Competition with primary sensory afferents drives remodeling of corticospinal axons in mature spinal motor circuits

Yu Qiu Jiang, Boubker Zaaimi, John H. Martin*

*Corresponding author for this work

Research output: Contribution to journalArticle

Abstract

Injury to the mature motor system drives significant spontaneous axonal sprouting instead of axon regeneration. Knowing the circuitlevel determinants of axonal sprouting is important for repairing motor circuits after injury to achieve functional rehabilitation. Competitive interactions are known to shape corticospinal tract axon outgrowth and withdrawal during development. Whether and how competition contributes to reorganization of mature spinal motor circuits is unclear. To study this question, we examined plastic changes in corticospinal axons in response to two complementary proprioceptive afferent manipulations: (1) enhancing proprioceptive afferents activity by electrical stimulation; or (2) diminishing their input by dorsal rootlet rhizotomy. Experiments were conducted in adult rats. Electrical stimulation produced proprioceptive afferent sprouting that was accompanied by significant corticospinal axon withdrawal and a decrease in corticospinal connections on cholinergic interneurons in the medial intermediate zone and C boutons on motoneurons. In contrast, dorsal rootlet rhizotomy led to a significant increase in corticospinal connections, including those on cholinergic interneurons; C bouton density increased correspondingly. Motor cortex-evoked muscle potentials showed parallel changes to those of corticospinal axons, suggesting that reciprocal corticospinal axon changes are functional. Using the two complementary models, we showed that competitive interactions between proprioceptive and corticospinal axons are an important determinant in the organization of mature corticospinal axons and spinal motor circuits. The activity- and synaptic space-dependent properties of the competition enables prediction of the remodeling of spared corticospinal connection and spinal motor circuits after injury and informs the target-specific control of corticospinal connections to promote functional recovery.

Original languageEnglish
Pages (from-to)193-203
Number of pages11
JournalJournal of Neuroscience
Volume36
Issue number1
DOIs
Publication statusPublished - 6 Jan 2016

Fingerprint

Axons
Rhizotomy
Interneurons
Cholinergic Agents
Electric Stimulation
Wounds and Injuries
Pyramidal Tracts
Motor Cortex
Motor Neurons
Evoked Potentials
Regeneration
Rehabilitation
Muscles

Bibliographical note

Copyright © 2016 the authors. Articles are released under a Creative Commons Attribution License after a 6 months embargo

Keywords

  • Activity dependent plasticity
  • Corticospinal tract
  • Motor cortex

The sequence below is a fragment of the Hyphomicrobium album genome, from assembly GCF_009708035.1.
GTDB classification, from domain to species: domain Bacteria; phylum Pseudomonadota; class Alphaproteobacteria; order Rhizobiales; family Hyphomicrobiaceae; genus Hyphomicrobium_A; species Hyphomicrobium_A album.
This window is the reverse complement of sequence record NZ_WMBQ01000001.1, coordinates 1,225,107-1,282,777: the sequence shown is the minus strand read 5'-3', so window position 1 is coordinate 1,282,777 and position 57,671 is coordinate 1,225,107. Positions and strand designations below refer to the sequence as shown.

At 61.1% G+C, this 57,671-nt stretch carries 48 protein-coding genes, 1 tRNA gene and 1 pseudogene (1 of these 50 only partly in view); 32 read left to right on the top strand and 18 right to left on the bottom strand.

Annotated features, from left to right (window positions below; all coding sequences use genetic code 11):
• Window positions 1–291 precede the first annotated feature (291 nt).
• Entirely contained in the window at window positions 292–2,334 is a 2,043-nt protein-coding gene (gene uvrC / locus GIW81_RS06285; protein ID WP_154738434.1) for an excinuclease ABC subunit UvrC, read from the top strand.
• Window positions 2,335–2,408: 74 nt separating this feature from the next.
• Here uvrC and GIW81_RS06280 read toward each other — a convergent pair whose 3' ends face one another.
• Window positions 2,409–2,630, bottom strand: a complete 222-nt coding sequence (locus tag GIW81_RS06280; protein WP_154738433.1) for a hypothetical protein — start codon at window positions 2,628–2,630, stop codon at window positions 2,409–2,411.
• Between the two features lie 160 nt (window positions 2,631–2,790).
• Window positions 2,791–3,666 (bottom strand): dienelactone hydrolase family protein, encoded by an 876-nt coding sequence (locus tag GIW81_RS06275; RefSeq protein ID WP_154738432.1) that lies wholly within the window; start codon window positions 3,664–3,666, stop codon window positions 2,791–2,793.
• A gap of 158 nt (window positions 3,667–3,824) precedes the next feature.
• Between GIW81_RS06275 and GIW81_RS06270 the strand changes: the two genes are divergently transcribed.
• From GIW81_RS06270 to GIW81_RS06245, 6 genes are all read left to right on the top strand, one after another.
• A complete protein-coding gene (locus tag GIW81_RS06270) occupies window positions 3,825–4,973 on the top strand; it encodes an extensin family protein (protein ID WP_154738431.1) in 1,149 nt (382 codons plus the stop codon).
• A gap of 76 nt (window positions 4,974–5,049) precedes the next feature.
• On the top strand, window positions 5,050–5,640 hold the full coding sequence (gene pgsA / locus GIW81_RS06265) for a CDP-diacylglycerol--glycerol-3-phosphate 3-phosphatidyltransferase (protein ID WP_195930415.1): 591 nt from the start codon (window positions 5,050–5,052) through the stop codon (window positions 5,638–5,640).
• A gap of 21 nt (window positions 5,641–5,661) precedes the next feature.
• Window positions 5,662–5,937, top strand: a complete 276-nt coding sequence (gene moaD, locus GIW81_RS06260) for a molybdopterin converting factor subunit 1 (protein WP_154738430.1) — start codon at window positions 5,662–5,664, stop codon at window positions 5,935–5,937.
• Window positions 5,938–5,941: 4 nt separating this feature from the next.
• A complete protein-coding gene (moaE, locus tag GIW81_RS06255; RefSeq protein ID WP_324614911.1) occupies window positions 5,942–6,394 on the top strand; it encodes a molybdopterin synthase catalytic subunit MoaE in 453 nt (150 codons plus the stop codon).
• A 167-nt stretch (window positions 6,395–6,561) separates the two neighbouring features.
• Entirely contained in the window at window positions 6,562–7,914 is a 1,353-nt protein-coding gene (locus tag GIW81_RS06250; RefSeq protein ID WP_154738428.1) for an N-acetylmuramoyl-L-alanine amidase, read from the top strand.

• Proprioceptive afferents
  • Rat

Cite this

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abstract = "Injury to the mature motor system drives significant spontaneous axonal sprouting instead of axon regeneration. Knowing the circuitlevel determinants of axonal sprouting is important for repairing motor circuits after injury to achieve functional rehabilitation. Competitive interactions are known to shape corticospinal tract axon outgrowth and withdrawal during development. Whether and how competition contributes to reorganization of mature spinal motor circuits is unclear. To study this question, we examined plastic changes in corticospinal axons in response to two complementary proprioceptive afferent manipulations: (1) enhancing proprioceptive afferents activity by electrical stimulation; or (2) diminishing their input by dorsal rootlet rhizotomy. Experiments were conducted in adult rats. Electrical stimulation produced proprioceptive afferent sprouting that was accompanied by significant corticospinal axon withdrawal and a decrease in corticospinal connections on cholinergic interneurons in the medial intermediate zone and C boutons on motoneurons. In contrast, dorsal rootlet rhizotomy led to a significant increase in corticospinal connections, including those on cholinergic interneurons; C bouton density increased correspondingly. Motor cortex-evoked muscle potentials showed parallel changes to those of corticospinal axons, suggesting that reciprocal corticospinal axon changes are functional. Using the two complementary models, we showed that competitive interactions between proprioceptive and corticospinal axons are an important determinant in the organization of mature corticospinal axons and spinal motor circuits. The activity- and synaptic space-dependent properties of the competition enables prediction of the remodeling of spared corticospinal connection and spinal motor circuits after injury and informs the target-specific control of corticospinal connections to promote functional recovery.",
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Competition with primary sensory afferents drives remodeling of corticospinal axons in mature spinal motor circuits. / Jiang, Yu Qiu; Zaaimi, Boubker; Martin, John H.

In: Journal of Neuroscience, Vol. 36, No. 1, 06.01.2016, p. 193-203.

Research output: Contribution to journalArticle

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